Metal Galaxy by BabymetalRelease date: October 11, 2019
As 2019 trails off to an end that will likely end in a Martian invasion or the accelerated heat-death of the universe judging by how it’s gone thus far, it’s a fair bet to say that we need something of a break, a soundtrack upbeat enough to separate us from our concerns but weird enough to somehow make sense. Thank the Fox God, then, for the return of Babymetal, 33% down from past excursions after the departure of backing vocalist Yuimetal, but with new drive and a starbound trajectory. Whereas their debut worked due to its haphazard mishmashing of disparate genres and Metal Resistance sought to capitalise on their success by adding a more focused, song-driven approach, Metal Galaxy somehow crams the best parts from both into a 50-minute explosion of joy, silliness and hooks big enough to snag a megalodon.
It’s an album that sets out with several goals in mind and for the most part it achieves all of them, even if the level of success isn’t always evenly distributed. Its greatest triumph is that it recaptures a lot of their debut’s sense of adventure, but where songs like ‘Doki Doki Morning’ and ‘Onedari Daisakusen’ slammed together metal subgenres with the finesse and glorious spectacle of a hippo in a tutu, Metal Galaxy brings Babymetal’s ideals of humanity being united under the banner of metal to a logical head by introducing global and ethnic elements, be it in in the Day-Glo Bollywood stylings of ‘Shanti Shanti’ or in the rumba-flecked nu-metallisms of ‘Night Night Burn!’. These genre-mangling diversions have always been one of Babymetal’s more unique selling points and not only is their continued inclusion welcome here, but Su-Metal’s ongoing vocal development and Metal Galaxy’s versatile production works makes them some of the album’s strongest cuts, truly integrating the outer elements with chugging guitar work and perfectly polished pop melody.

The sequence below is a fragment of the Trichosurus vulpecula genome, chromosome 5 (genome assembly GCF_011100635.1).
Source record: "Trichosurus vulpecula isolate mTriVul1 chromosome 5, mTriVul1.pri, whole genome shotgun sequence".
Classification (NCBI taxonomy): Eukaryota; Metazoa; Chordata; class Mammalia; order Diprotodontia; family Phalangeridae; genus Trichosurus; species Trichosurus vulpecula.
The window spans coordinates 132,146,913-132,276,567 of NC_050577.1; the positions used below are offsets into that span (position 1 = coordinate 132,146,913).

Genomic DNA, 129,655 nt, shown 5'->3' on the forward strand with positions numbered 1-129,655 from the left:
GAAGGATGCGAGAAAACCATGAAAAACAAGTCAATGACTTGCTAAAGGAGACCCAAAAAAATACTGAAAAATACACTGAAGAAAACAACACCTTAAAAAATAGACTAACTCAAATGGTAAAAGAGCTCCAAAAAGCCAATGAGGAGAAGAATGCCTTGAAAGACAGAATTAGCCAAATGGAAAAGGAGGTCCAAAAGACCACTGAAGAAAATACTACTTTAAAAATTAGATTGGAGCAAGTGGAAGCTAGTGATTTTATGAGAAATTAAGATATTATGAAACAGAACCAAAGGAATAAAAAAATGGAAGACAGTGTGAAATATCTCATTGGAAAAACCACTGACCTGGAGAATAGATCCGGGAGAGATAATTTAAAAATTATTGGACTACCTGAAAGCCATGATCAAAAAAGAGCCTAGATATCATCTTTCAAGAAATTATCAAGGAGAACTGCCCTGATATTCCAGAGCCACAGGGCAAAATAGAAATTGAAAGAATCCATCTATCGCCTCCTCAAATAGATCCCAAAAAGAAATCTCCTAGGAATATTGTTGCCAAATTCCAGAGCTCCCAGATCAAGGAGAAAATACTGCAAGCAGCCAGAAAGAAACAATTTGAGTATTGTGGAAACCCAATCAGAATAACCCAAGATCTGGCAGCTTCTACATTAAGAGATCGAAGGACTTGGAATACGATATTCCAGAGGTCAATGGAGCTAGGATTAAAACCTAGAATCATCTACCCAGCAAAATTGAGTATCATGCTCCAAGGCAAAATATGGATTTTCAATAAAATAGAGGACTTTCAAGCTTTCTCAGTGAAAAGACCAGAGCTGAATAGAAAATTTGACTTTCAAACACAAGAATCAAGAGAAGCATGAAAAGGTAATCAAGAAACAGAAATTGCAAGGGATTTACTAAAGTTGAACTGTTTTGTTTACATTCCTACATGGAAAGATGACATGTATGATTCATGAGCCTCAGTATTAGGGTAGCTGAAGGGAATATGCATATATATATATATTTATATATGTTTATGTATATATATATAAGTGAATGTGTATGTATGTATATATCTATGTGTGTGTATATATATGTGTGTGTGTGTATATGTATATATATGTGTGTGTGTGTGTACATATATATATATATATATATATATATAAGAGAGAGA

Conversely, there are also efforts to play towards more distinct strengths. ‘Brand New Day’ feels like a straight-up J-pop song straight out of an early 2000s karaoke bar, unafraid to dabble in R&B and sugary vocal harmonies with nary a solo in sight, while ‘Oh! Majinai’ ropes in Sabaton’s Joakim Brodén to join the duo on a drunken folk-metal voyage that it’s almost impossible not to be swept along with, no matter your level of sobriety. Though they represent both sides of the band’s musical identity, each offer up a playful take on genres that can sometimes become mired in conformity, contributing partly to Metal Galaxy’s lovably oddball identity.
Make no mistake, this is an album with a real grasp on who and what it is. It’s maybe the band’s most coherent release to date, taking its loose global metal theme and running with it in a way that only Babymetal can. The only real missteps are towards the album’s conclusion, where it conversely seems to be trying to ape past album linchpins without necessarily understanding why they were ever needed in the first place (seriously, ‘Shine’ – we know that Su-Metal can sing by now, so why do we need a ballad shoehorned in?) but if nothing else, that only reinforces the idea that Babymetal are on the right track with this release. When Yui Mizuno departed last year, some fans quickly abandoned the remaining members for fear that the project was already done for; in a way, that’s true but something great has arisen from the ashes, a gaudy phoenix decked out in a sombrero and glowsticks, and it’s bloody spectacular.